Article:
If the firm fails to maintain one or more of these standards, an employment relationship may exist, in which case the unpaid intern is actually entitled under the law to payment for his or her services. Other factors that may be relevant are whether the firm is a for-profit or a non-profit and whether the intern will receive college credit.

Several lawsuits by unpaid interns are working their way through the court system:

  • In Xuedan Wang v. Hearst Corp., No. 12-cv-793 (S.D.N.Y.), a young woman is suing Harper’s Bazaar on behalf of all unpaid or underpaid interns who have worked at a Hearst publication since 2006. The plaintiff claims that she worked up to 55 hours per week without pay, primarily performing menial tasks for the benefit of her supervisors.
  • Glatt v. Fox Searchlight Pictures, No. 11-cv-6784 (S.D.N.Y.) was filed by two plaintiffs who were unpaid for work on the “Black Swan” production. They claim that they spent most of their time doing routine tasks which did not amount to training or valuable experience.
  • Bickerton v. Charles Rose, (New York State) the plaintiff worked 25 hours per week on the PBS program “Charlie Rose” without pay. She alleges that the show relied on the work of unpaid interns without providing them any training.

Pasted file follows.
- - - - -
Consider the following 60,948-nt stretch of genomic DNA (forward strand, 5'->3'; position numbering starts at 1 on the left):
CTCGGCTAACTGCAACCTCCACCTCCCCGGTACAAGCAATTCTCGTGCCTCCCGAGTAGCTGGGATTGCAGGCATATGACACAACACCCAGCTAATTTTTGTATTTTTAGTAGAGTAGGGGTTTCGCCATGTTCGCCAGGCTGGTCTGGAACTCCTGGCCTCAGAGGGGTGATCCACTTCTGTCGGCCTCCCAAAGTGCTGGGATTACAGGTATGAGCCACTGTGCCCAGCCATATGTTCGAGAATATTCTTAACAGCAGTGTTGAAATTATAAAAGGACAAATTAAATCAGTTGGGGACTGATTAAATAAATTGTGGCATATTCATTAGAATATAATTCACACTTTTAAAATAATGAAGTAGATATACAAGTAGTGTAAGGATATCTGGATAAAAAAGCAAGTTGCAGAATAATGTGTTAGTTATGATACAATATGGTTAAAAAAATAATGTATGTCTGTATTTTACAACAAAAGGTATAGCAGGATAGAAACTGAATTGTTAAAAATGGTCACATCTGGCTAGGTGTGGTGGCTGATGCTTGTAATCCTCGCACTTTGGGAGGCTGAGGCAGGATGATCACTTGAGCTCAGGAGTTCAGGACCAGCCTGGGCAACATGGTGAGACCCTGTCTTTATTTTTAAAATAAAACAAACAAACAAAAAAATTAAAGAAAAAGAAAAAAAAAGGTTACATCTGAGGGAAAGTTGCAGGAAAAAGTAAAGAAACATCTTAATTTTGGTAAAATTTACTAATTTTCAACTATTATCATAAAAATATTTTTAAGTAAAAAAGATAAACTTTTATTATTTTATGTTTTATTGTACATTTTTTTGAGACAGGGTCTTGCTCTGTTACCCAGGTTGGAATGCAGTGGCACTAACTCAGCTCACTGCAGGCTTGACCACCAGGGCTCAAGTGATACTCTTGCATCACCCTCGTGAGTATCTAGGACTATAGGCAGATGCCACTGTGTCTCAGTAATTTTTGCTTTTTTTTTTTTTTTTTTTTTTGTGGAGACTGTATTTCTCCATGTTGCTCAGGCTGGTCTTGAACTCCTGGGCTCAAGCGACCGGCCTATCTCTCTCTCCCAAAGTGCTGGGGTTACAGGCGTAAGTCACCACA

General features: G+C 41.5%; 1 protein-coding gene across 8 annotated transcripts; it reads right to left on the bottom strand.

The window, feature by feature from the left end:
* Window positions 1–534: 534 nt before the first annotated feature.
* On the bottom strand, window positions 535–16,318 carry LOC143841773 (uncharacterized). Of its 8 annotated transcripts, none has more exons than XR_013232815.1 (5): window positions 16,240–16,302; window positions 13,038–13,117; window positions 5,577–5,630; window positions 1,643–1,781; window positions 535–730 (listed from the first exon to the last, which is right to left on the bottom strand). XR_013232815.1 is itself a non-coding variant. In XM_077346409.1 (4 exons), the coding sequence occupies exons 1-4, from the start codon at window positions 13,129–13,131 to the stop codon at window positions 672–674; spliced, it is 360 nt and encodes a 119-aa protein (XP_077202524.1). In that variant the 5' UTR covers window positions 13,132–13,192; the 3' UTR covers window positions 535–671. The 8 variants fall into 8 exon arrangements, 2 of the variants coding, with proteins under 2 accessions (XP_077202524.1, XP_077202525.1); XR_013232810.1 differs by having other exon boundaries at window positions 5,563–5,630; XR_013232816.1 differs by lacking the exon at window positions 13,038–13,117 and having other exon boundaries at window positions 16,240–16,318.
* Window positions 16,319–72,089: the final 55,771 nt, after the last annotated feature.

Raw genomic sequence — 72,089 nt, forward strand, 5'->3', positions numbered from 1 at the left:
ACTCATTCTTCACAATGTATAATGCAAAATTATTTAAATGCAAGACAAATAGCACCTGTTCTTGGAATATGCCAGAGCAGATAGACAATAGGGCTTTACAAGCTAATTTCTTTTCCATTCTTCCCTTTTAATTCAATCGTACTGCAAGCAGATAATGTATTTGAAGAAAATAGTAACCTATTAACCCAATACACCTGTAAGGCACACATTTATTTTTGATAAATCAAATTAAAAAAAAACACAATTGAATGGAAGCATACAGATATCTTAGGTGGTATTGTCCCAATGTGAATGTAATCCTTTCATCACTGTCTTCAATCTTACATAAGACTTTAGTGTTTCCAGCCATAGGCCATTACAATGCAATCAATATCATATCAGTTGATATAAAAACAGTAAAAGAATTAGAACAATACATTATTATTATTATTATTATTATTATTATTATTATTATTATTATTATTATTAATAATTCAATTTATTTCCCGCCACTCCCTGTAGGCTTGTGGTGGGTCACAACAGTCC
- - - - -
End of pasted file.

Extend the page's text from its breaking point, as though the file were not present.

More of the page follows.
On the surface it may seem that there is nothing wrong with people choosing to take unpaid internships if they believe they will benefit in the long run. When internships are closer to “job shadowing” or a “sandbox experience” and expose the intern to varying aspects of the firm’s work, they are more likely to be beneficial to the intern and therefore presumptively legal. But when firms surreptitiously replace paid labor with unpaid labor, and the intern’s work is directly benefiting the firm rather than the intern, the firm is circumventing minimum wage and overtime laws. If enough employers engaged in this illegal practice, the cumulative effect would be a massive transfer of wealth from workers to business owners as well as a significant reduction in entry-level opportunities.

It is important to remember that the victims of illegal unpaid internships are not necessarily college students or recent graduates. Interns come from a wide range of backgrounds and qualifications, including people who have already established a career and are looking to try a new field. Notably, the named plaintiff in Glatt was a 40-year old man with an M.B.A. degree who had experience working at A.I.G. before trying to break into the film industry.

If you are or recently were an unpaid intern and your employer benefitted from your work and did not provide you with training or useful experience, please contact our office.


Christine Kearney, Intern Sues TV Host Charlie Rose for Unpaid Wages (Opens new a new Window), Thomson Reuters, Mar. 14, 2012

Samuel Estreicher & Allan S. Bloom, Unpaid Internships Under Legal Scrutiny (Opens new a new Window), New York Law Journal, Jan. 4, 2013

Josh Sanburn, The Beginning of the End of the Unpaid Internship (Opens new a new Window), Time, May 2, 2012

Steven Greenhouse, Interns, Unpaid by a Studio (Opens new a new Window), File Suit, N.Y. Times, Sept. 28, 2011